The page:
Protecting or Suppressing the Vote?

Under the argument that states need to protect themselves against voter fraud, Republicans are making a unified push for election reform, and at the forefront is the campaign for implementing and strengthening voter ID requirements. It is one of the popular topics of legislation, as 20 states that did not have laws requiring voter ID at the polls at the beginning of 2011 are seeing legislation proposing it this year. Kansas, Wisconsin, and Tennessee have joined Georgia, South Carolina, Indiana, and Texas on the list of states with strict photo ID laws, and the Pennsylvania House backed a photo ID bill on Thursday. On the other side, aspiring bills were recently veteod in North Carolina, Missouri, and New Hampshire. In his veto message, New Hampshire Governor John Lynch wrote, “There is no voter fraud problem in New Hampshire. We already have strong election laws that are effective in regulating our elections.”

Oddly enough, requiring a photo ID to cast a vote would only be effective in preventing individuals from impersonating other voters at the polls–an occurrence that is, according to a study released by the Brennan Center, more rare than getting struck by lightning. In fact, voter fraud (when individuals cast ballots despite knowing that they are ineligible to vote, in an attempt to defraud the election system) is hardly a realistic political concern. From the Bush administration’s five-year national “war on voter fraud,” there were only 86 convictions of illegal voting out of more than 196 million votes cast. Of those 86 convictions, only 26 were attributable to individual voters, and most of those were misunderstandings about eligibility. What is more, connection to voter fraud in a federal election carries grave punishments, including a $10,000 fine and five years in prison, in addition to any state penalties. This is a risk that very few people are willing to take, particularly for the result of one incremental vote.

Whether by intention or not, politicians and media have managed to conflate a host of election administration problems under the umbrella of “voter fraud”–a move which has fueled a Republican-backed campaign across multiple states to pass voter ID laws. Things like clerical or typhographical errors in the poll books, registration records, and underlying data are examples of occurrences that may get mistaken for voter fraud. Justin Levitt, author of The Truth About Voter Fraud, cites matching voter rolls against each other or against some other source to find alleged double voters, dead voters, or otherwise ineligible voters as the most common source of superficial claims of voter fraud, as well as the most common source of error. Thus, it is largely human error in the voting process that results in inaccurate accusations of voter fraud and feeds exaggerated concern over this “phantom problem”.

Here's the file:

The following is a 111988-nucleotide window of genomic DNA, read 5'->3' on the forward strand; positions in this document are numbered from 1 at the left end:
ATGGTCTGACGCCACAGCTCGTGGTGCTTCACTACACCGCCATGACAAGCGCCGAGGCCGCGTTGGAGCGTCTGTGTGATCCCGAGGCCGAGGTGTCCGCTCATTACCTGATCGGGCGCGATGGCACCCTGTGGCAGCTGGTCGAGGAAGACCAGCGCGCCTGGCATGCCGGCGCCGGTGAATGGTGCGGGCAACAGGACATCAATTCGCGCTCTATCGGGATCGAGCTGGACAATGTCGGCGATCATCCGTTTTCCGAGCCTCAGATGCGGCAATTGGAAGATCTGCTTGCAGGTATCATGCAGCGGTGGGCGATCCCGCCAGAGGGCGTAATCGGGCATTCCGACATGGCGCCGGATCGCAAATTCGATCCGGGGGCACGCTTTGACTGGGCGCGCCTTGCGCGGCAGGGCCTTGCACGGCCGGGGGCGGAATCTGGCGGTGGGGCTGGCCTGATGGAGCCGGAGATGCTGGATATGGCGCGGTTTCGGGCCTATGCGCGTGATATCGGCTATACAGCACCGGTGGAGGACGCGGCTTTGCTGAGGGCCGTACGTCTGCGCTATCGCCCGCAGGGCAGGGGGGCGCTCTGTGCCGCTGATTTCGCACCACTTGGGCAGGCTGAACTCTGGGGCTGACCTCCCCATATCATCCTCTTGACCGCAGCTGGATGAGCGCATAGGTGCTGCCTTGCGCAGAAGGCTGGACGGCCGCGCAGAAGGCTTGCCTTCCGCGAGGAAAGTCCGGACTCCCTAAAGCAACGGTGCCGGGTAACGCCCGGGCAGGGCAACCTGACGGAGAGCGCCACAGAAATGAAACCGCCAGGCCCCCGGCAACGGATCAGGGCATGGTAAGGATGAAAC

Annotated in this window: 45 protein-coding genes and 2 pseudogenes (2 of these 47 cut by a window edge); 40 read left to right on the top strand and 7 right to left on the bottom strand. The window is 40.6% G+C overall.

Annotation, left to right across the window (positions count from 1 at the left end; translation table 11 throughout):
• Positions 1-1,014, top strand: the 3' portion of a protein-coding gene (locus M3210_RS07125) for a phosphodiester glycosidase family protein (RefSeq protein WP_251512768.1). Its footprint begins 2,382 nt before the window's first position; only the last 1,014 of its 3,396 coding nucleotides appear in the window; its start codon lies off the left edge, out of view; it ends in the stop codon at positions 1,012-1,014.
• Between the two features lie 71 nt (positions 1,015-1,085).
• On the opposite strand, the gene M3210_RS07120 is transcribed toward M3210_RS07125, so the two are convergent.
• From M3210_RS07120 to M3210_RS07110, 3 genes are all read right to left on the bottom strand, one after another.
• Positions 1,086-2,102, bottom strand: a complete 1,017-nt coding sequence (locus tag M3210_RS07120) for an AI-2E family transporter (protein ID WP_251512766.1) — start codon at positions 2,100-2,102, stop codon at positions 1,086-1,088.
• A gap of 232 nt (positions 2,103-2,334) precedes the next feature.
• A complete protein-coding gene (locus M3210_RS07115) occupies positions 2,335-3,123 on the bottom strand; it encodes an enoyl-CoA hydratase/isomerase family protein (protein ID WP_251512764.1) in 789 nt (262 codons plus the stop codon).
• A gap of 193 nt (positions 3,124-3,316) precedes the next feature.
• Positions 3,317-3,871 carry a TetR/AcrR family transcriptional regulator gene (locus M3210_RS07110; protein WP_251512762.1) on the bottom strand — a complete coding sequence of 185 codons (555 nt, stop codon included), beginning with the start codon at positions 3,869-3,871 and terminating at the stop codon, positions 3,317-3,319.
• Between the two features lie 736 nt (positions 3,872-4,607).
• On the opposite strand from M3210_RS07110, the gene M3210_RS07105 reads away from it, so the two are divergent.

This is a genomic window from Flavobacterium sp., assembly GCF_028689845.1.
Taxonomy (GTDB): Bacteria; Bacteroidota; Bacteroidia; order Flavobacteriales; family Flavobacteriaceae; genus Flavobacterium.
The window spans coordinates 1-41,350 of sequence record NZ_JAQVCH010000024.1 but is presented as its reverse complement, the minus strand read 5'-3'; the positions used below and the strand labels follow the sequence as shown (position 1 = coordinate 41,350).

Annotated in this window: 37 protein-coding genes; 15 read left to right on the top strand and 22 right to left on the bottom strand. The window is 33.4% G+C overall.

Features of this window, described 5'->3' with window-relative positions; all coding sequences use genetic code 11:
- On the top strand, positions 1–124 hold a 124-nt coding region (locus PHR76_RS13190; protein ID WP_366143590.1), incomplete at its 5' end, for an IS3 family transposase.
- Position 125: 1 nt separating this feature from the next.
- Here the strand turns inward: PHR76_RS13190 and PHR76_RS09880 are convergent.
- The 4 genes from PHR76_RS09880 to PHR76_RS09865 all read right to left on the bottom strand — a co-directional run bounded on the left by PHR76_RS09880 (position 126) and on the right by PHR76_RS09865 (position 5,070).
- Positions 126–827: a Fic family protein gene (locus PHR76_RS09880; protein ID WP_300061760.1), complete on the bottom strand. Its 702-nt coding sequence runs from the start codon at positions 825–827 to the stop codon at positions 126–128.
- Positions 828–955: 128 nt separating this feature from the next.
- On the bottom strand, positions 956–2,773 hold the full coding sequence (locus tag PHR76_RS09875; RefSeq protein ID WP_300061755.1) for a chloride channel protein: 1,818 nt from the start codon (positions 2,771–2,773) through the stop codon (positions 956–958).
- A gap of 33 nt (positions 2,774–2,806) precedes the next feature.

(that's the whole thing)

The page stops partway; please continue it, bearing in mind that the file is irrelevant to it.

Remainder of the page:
The zeal for voter photo ID legislation, particularly as the answer to the virtually non-existent threat of voter fraud, raises necessary questions of purpose and effect. In bills like the one vetoed in New Hampshire earlier this week, voters without acceptable identification at the polls would be permitted to cast a provisional ballot, and they would have to return to election officials within a fixed number of days after Election Day to provide appropriate ID. Needless to say, this puts undue stress on voters, especially senior citizens, students, people without adequate transportation, those who are differently-abled, and of course, people who don’t already have IDs. Voting can already be a strenuous process for various reasons; why should the government spend money to make it more difficult to exercise a fundamental democratic right? The supporting side argues that since people use an ID to rent a car, board a flight, or check into a hotel, voting should be no different. But isn’t voting a right everyone should have equal right and accessibility to?

Voter ID requirements are generally just one part of legislation that proposes multiple adjustments to state voting procedures. In Florida, cases are already being made for why the omnibus elections bill will have a direct retrogressive effect on the right to vote based on race and membership to a language minority group–a clear violation of Section of 5 of the Voting Rights Act. Things like the shortening of the early voting period, new restrictions on third-party voter registration efforts, and alterations to how voters may vote if they update their address at the polls, will all affect black, Hispanic, and Spanish-speaking Floridians at a rate disproportionate to that of white and English-speaking Floridians. This supports theories of voter suppression as a conservative strategy that targets populations most likely to vote Democrat. There have also been questions of whether requiring people to pay for a government-issued ID in order to vote is akin to a poll tax, which would be a violation of the 24th amendment.